string sSourceData;
    byte[] tmpSource;
    byte[] tmpHash;
    					
  5. Use the GetBytes() method, which is a member of the System.Text.ASCIIEncoding class, to convert your source string into an array of bytes (required as input to the hashing function).
    sSourceData = "MySourceData";
    //Create a byte array from source data.
    tmpSource = ASCIIEncoding.ASCII.GetBytes(sSourceData);
    					
  6. Compute the MD5 hash for your source data by calling ComputeHash on an instance of the MD5CryptoServiceProvider class. Note that to compute another hash value, you will need to create another instance of the class.
    //Compute hash based on source data.
    tmpHash = new MD5CryptoServiceProvider().ComputeHash(tmpSource);
    					
  7. The tmpHash byte array now holds the computed hash value (128-bit value=16 bytes) for your source data. It is often useful to display or store a value like this as a hexadecimal string, which the following code accomplishes:
    Console.WriteLine(ByteArrayToString(tmpHash));
    static string ByteArrayToString(byte[] arrInput)
    {
    	int i;
    	StringBuilder sOutput = new StringBuilder(arrInput.Length);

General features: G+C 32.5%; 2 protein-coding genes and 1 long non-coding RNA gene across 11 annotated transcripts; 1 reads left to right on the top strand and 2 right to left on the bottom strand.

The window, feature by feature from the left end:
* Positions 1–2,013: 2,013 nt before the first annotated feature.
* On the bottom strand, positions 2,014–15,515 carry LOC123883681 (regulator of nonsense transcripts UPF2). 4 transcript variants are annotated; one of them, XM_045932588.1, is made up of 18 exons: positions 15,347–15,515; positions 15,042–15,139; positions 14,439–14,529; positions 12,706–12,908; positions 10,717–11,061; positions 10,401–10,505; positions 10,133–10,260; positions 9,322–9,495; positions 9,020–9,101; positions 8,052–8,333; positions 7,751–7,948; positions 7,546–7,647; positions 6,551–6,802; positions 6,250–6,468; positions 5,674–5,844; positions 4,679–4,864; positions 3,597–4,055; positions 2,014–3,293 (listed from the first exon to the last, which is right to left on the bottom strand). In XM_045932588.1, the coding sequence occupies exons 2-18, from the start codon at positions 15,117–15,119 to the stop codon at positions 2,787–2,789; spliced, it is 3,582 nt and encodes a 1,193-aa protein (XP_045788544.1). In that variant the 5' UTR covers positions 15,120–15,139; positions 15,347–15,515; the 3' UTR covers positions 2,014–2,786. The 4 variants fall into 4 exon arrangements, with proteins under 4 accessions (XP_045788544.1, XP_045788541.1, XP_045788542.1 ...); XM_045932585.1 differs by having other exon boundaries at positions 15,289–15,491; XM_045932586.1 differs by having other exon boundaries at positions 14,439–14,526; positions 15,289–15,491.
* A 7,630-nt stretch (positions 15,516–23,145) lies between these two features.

for (i=0;i < arrInput.Length; i++) 
    	{
    		sOutput.Append(arrInput[i].ToString("X2"));
    	}
    	return sOutput.ToString();
    }
    					
  8. Save and then run your code to see the resulting hexadecimal string for the source value.

Compare Two Hash Values

One of the purposes of creating a hash from source data is to provide a way to see if data has changed over time, or to compare two values without ever working with the actual values. In either case, you need to compare two computed hashes, which is easy if they are both stored as hexadecimal strings (as in the last step of the above section). However, it is quite possible that they will both be in the form of byte arrays. The following code, which continues from the code created in the previous section, shows how to compare two byte arrays.